Tiger is a Danish family-owned company selling consumer goods which began its business twenty years ago and is in an extensive expansion phase of its development.
Currently, Tiger has around 150 retail shops in fourteen European countries and this year will open seventy new stores in all - including its first in Japan.
“This was the perfect moment for us to come to Finland. Tiger has opened three stores in Finland already and we want to have ten stores by the end of the year,” Tapio Kuittinen says.
He started as Managing Director of Tiger Finland in December 2011 and has vast experience in the retail sector. For example, ten years ago Kuittinen was in charge of setting up Sweden's Clas Ohlson chain here.
Targeting people in a shopping mood
The first Finnish Tiger variety stores are located in the shopping centres of Itäkeskus, Kamppi and Willa in Hyvinkää and similar sites are being sought for new stores around the country.
“Our mission is to provide our customers with stylish products in a pleasant environment at low prices,” Kuittinen explains.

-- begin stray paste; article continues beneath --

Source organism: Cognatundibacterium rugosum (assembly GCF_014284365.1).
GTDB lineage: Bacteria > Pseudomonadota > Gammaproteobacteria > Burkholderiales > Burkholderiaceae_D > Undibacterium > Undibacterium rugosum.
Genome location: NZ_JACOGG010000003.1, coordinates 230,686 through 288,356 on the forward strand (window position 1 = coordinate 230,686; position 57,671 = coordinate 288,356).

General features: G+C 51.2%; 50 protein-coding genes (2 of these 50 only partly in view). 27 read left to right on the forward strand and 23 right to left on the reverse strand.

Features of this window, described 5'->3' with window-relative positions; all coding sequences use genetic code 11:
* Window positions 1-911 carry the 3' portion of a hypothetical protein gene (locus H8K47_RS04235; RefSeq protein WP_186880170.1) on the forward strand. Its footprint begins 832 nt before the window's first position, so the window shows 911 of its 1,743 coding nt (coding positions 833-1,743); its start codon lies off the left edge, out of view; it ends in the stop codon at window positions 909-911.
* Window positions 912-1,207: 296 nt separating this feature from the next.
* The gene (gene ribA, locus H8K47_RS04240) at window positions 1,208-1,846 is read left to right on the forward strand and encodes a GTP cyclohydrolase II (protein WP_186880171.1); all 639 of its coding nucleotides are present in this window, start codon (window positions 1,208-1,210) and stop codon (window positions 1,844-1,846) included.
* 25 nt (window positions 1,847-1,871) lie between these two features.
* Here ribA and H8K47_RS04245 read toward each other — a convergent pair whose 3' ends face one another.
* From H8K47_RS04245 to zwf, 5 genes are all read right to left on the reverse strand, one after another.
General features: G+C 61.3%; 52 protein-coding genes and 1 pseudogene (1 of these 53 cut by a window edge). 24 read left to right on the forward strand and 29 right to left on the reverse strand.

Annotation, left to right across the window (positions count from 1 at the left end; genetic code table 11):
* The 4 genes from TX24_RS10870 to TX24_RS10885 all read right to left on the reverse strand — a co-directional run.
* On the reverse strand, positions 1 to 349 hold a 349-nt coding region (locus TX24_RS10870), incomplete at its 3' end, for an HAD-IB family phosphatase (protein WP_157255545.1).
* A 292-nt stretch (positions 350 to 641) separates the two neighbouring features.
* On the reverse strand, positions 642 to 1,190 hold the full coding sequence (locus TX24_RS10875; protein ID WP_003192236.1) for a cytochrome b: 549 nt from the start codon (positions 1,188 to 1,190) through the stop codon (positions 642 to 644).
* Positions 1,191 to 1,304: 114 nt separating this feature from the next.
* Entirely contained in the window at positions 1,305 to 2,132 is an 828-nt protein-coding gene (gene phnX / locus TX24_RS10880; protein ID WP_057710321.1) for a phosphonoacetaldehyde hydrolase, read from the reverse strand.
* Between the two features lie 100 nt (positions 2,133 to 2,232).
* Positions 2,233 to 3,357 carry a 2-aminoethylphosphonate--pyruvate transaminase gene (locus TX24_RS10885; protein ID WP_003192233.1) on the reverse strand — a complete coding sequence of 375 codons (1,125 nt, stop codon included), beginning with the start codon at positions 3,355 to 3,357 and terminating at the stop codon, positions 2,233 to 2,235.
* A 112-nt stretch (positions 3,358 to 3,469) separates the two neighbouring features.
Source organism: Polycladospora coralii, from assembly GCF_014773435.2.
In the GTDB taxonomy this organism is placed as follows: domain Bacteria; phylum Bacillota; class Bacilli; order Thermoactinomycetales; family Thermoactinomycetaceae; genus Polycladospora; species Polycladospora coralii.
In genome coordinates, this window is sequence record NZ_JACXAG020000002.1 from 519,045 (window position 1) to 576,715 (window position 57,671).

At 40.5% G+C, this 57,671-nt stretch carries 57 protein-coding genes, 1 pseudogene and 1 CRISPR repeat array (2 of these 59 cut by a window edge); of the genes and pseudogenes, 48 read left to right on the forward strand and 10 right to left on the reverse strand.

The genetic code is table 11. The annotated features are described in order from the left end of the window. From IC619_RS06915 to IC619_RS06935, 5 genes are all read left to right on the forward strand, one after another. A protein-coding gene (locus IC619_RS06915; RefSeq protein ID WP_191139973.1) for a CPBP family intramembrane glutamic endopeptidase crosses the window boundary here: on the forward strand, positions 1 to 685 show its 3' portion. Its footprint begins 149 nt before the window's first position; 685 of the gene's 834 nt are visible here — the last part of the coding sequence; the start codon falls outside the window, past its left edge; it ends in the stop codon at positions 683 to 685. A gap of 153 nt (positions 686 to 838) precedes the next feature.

He points out that Tiger targets people who are in a shopping mood. The age, gender and social class of these customers are not important factors.
Customers are entertained with 1970’s pop music, the same list of 600 songs plays in every store all around Europe.
Pricing and selection of products is carried out in a way to encourage the shopping mood as well. Each item in a Tiger store is priced in whole euros – no cents – and no price exceeds thirty euros. The result is that most of the people who step in a Tiger shop buy something too.
A unique concept
Kuittinen argues that Tiger with its practice of renewing half of its product choice every month is a unique concept with no real competitors.
“I at first thought that Tiimari would be our main competitor, but this is not so. If I have to name any competitors, I would say that Ikea's and Prisma’s consumer goods departments are such. Tiger however has designs of its own.”
An easy country to start in
Tapio Kuittinen is excited about an opportunity to bring a new concept to the local retail store market in Finland. Although he already has vast experience in this business, he has never met such enthusiastic customers before.
“Customer feedback has been very good. We get phone calls and emails daily from people asking when Tiger will open in the area where they live.”
Kuittinen is pleased to report that Tiger has not met any difficulties in its Finnish operations so far.
“Invest in Finland helped us by providing meeting places while we were setting up. For legal advice we hired a local lawyer.”